I don’t go to Busan that often. I usually need some sort of excuse, some event to call me south. This time was no exception, but it was a journey well worth my time. From Busan Station I take Line 1 south all the way to its terminus at Dadaepo Beach Station (다대포해수욕장역). But I have further to travel. Another fifteen minutes by a local bus, I travel through a quiet industrial zone and I’m there. My destination was far away from the city center: Hongti Art Center.
More specifically, I go there to see the work of Jurgen Dunhofen. Dunhofen is a South African artist, who has previously exhibited in Korean in 2015. This year, he has returned to the land of the morning calm to work on The See Through Project, his two part exploration of alternate visual conditions through artwork and workshops. This here? This is part one, Unfocused. I hope it gets you psyched to go see part two. Title TBD.
The bus drops my off near the art center. Playful sculptures are scattered on the surrounding grounds. Entering the building, the exhibit hall is ahead and to the left. The serene white walls remind me of a sacred foyer – only missing the incense. As I turn the corner and walk through the tall entrance, the exhibit hall expands by another floor. Like the interior of a romanesque church, the height and structural lines pull my view to the far end where a massive 16 piece polyptych looms as a reredos, inviting the weary in to commune. This piece at the far end is pure abstraction of movement and balance.
But before approaching, I take in the rest of the room. Like holy icons, images line the walls, and in the pewless nave three legged figures stand, looking about.
Are they focusing on something?
These figures are built from the lenses of surveyor equipment, perched on bodies of wood and plastic. I approach the first one, hoping to see what it sees. From this side it is black, so I go around to the other side only to find myself looking back. I move to one side or another to look past myself, but my image is always in the way, obscuring most of the far wall to my back.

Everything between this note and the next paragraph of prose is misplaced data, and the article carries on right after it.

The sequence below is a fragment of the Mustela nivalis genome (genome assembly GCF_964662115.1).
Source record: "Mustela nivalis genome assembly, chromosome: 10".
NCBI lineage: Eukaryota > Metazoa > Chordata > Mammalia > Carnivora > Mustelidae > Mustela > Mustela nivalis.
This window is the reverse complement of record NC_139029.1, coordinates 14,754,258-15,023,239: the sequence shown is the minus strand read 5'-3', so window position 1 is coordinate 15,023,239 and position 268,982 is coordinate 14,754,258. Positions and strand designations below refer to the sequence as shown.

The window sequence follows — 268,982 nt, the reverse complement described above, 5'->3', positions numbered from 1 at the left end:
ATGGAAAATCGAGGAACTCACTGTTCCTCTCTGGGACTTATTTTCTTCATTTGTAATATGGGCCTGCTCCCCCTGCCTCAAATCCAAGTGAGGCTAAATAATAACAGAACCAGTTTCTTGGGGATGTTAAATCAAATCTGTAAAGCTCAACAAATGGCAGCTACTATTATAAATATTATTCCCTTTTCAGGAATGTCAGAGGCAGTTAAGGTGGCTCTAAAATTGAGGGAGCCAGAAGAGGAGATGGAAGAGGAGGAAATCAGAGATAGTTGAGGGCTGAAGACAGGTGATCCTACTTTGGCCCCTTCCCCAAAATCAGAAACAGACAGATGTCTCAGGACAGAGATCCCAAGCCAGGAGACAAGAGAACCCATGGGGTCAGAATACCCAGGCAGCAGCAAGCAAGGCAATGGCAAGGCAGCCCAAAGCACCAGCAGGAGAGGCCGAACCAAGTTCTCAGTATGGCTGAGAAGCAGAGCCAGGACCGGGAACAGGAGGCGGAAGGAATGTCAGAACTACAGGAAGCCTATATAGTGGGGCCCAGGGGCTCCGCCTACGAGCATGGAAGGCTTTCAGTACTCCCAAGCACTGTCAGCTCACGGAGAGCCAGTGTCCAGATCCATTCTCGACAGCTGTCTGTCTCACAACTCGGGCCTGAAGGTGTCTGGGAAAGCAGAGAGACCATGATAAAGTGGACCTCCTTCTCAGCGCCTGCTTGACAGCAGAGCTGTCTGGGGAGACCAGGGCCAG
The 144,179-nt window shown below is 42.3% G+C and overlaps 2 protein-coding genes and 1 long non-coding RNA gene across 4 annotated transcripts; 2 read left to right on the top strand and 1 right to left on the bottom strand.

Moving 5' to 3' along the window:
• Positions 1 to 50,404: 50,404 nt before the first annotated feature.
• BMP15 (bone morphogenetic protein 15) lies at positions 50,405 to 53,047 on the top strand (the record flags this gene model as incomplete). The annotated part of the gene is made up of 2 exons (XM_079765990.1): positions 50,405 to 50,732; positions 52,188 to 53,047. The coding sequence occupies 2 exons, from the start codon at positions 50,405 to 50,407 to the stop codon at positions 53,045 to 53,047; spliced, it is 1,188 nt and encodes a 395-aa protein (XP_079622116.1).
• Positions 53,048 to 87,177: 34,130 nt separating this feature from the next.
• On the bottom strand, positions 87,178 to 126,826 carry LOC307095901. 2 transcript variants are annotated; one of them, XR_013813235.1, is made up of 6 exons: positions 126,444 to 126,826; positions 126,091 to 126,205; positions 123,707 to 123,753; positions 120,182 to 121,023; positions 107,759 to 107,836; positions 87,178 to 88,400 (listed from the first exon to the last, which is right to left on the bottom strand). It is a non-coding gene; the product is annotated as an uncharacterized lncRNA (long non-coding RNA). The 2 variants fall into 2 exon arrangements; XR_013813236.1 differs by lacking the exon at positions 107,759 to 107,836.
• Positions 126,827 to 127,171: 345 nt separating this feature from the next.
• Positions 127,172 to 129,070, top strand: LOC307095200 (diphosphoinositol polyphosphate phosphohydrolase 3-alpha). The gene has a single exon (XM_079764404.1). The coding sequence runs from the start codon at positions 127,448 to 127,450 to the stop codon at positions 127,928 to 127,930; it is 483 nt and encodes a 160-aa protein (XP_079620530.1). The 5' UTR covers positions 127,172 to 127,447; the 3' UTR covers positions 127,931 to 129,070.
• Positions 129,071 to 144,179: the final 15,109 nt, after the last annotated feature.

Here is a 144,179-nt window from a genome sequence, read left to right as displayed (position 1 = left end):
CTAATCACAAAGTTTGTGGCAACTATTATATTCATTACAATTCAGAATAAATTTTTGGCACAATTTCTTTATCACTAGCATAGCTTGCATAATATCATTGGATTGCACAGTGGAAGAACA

The other denizens offer other strange reflections and distortions. It’s as fascinating to watch other people interact with them as it is to try to find something myself.
Eventually the images on either side grab my attention. They are variations of a circle in a field. Looking at one is like looking into another’s eye. They remind me of the problems of perception. What I see, I cannot guarantee that others will see in the same way, and the way I perceive myself is not how others perceive me.
…the way I perceive myself is not how others perceive me.
As I go deeper into the exhibit hall, I find myself standing directly at the base of the polyptych. It towers above me, but now I can see the ink up close. I can see the thick inky black brush strokes, and the tiny pen strokes that play with each other across the panels. The larger flows across the whole give way to smaller movements within each part.
After standing and watching the room look back at me, I join Dunhofen’s workshop for that day. The workshop deals with three different modes of perception. The first is a simple drawing exercise, to simple draw him standing. The second exercise has us donning goggles, the centers smeared with vaseline, and drawing him again.
In the third we wear blindfolds, though we do not draw him this time, but are handed tools to hold and attempt to draw from feeling only. While the exercise relies somewhat on the assumption that the participants are (relatively) able-visioned, it is still a way to be aware of ways of perceiving beyond what we take for granted.
While the first part of the See Through Project has finished, the second part is being developed. For part two, Dunhofen has gone to the Palbok Art Residency in Jeonju.